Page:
User:Goldfndr

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OSM Logo This user submits data to OpenStreetMap under the name goldfndr.
Go Do Some Mapping.png Goldfndr uses a Garmin iQue 3600 and is willing to answer questions on it from OSM users.


Android icon Goldfndr uses an Android phone or tablet.
OsmAnd icon Goldfndr uses OsmAnd, mobile map viewing & navigation app.


Babel
en This user is a native speaker of English.

Converting Kismet .gps files to gpx

For other wardrivers, wanting to convert their kismet.gps logs to gpx format, I'm posting the converter I wrote, which was inspired by Christopher Schmidt's code at User:Dutch. Why did I write it?

  • I have many GPS files to convert, and I didn't want to have many GPX files as a side-effect.
  • I'm somewhat of a Perl beginner, and this was a fun exercise.
  • Platform variety is a good thing.
#!/usr/bin/perl
$#ARGV+1 or die "Usage: kismet2gpx.pl *.gps > kismet.gpx\n";
use POSIX qw(strftime);

print '<?xml version="1.0"?>
<gpx creator="kismet2gpx.pl"
xmlns:xsi="http://www.w3.org/2001/XMLSchema-instance"
xmlns="http://www.topografix.com/GPX/1/0">';

while ($ARGV = shift @ARGV) {
	open FILE, $ARGV or die("Can't open $ARGV: $!\n");
	print "\n    <trk>\n\t<name>$ARGV</name>\n    <trkseg>\n\n";
	while ($_ = <FILE>) {
		if (/ bssid="GP:SD:TR:AC:KL:OG" /) {
			$_ =~ / time-sec="([^"]*)" .* lat="([^"]*)" lon="([^"]*)" alt="([^"]*)"/;
			$t = strftime "%Y-%m-%dT%H:%M:%SZ", gmtime $1;
			print "<trkpt lat=\"$2\" lon=\"$3\"><ele>$4</ele><time>$t</time></trkpt>\n";
		}
	}
	close $FILE;
	print "\n    </trkseg></trk>";
}
print "</gpx>\n";

Copy the above to a file or download a copy from my web site, save as kismet2gpx.pl, set execute permission. Note that it'll put the names of each .gps file as the track name. Like crshmidt's, it does not do sanity checking on the values in the file. If you have feedback, please see me in the #osm IRC channel.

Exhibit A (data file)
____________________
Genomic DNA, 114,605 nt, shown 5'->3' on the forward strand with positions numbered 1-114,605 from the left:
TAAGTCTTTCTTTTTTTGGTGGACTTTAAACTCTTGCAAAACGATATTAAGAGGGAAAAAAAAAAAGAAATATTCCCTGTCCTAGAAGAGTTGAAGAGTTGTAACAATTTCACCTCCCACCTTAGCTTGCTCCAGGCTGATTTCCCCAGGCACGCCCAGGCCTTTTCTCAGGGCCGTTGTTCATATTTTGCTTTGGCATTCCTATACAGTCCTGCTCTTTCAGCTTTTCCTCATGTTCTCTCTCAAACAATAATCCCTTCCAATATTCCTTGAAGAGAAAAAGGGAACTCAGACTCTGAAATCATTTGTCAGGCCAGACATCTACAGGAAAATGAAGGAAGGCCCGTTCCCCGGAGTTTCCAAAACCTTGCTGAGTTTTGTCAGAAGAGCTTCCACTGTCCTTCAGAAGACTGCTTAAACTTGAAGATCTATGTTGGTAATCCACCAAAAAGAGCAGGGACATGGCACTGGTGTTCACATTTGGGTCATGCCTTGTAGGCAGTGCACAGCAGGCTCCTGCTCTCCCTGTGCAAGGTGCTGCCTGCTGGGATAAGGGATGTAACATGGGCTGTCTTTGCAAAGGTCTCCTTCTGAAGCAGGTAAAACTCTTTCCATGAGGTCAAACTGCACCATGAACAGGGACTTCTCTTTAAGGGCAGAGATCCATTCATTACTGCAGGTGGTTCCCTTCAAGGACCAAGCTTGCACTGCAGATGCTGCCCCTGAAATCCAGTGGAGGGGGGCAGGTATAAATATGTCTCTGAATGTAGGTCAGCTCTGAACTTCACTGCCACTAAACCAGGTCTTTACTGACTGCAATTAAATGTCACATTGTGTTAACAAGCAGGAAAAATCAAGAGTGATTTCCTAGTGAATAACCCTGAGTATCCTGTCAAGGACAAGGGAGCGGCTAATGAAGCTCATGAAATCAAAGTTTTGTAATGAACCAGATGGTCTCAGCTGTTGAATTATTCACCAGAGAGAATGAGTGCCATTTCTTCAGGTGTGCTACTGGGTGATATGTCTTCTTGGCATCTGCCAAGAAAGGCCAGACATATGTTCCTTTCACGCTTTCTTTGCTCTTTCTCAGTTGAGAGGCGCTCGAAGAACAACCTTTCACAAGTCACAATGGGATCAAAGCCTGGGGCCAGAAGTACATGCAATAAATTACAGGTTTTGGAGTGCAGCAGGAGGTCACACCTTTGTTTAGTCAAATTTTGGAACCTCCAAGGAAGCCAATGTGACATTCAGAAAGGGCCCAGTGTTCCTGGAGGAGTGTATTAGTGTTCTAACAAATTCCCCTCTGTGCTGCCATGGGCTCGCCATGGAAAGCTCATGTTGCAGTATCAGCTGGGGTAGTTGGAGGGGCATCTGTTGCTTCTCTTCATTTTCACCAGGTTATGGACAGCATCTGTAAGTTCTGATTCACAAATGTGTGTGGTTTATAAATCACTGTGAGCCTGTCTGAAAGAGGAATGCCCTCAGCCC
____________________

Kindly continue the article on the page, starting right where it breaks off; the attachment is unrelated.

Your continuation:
Voice recordings for georeferencing

For other mappers, wanting to record POIs (Nodes), here's some code I threw together. Requirements:

  • Computer with audio out and microphone in running Microsoft Windows XP (other versions might also work)
  • NetStumbler and Master script for NetStumbler or equivalents (something to make GPS information available)
  • Audacity with saving hotkey set (Edit>Preferences>Keyboard, Export As Ogg Vorbis... = Ctrl+Shift+S)
  • AutoHotkey

Optional:

  • Non-optical mouse or trackball with ball removed (some locales require any large displays to be unseen by the driver, so an open laptop might not be legal)
  • External microphone
;Georef.ahk

;Mute all sound
SoundSet, 1,, mute

;Read current latitude and longitude; requires ns04digle.vbs or equivalent
RegRead, lat, HKCU, Volatile Environment, DiGLELatitude
RegRead, lon, HKCU, Volatile Environment, DiGLELongitude

;Run Audacity and wait for it to show up
Run, C:\Program Files\Audacity\Audacity.exe
WinWaitActive, Audacity

;Record for a few seconds (e.g. 7 seconds or 7000 milliseconds)
Send r
Sleep 7000
Send {space}

;Unmute, and play default sound so we know we're no longer muted
SoundSet, 0,, mute
Sleep 300
SoundPlay, *-1

;Save the recorded file from Audacity; requires a defined keystroke
Send ^S
WinWaitActive, Save
Send, {home}geo_%lat%_%lon%_{enter}

;Exit Audacity
WinWaitActive, Audacity
Send !{F4}n

Copy the above to a file, save as Georef.ahk, and try it out. It reads coordinates from the locations that DiGLE uses, so with NetStumbler and the Master Script you'd set UseDiGLE = True. Of course, you should also use UseGPX = True if you don't have some other GPS tracer.

Use a mouse button or equivalent to launch it, then say the POI's name. An audio recording will be saved with the GPS coordinates as part of the file's name.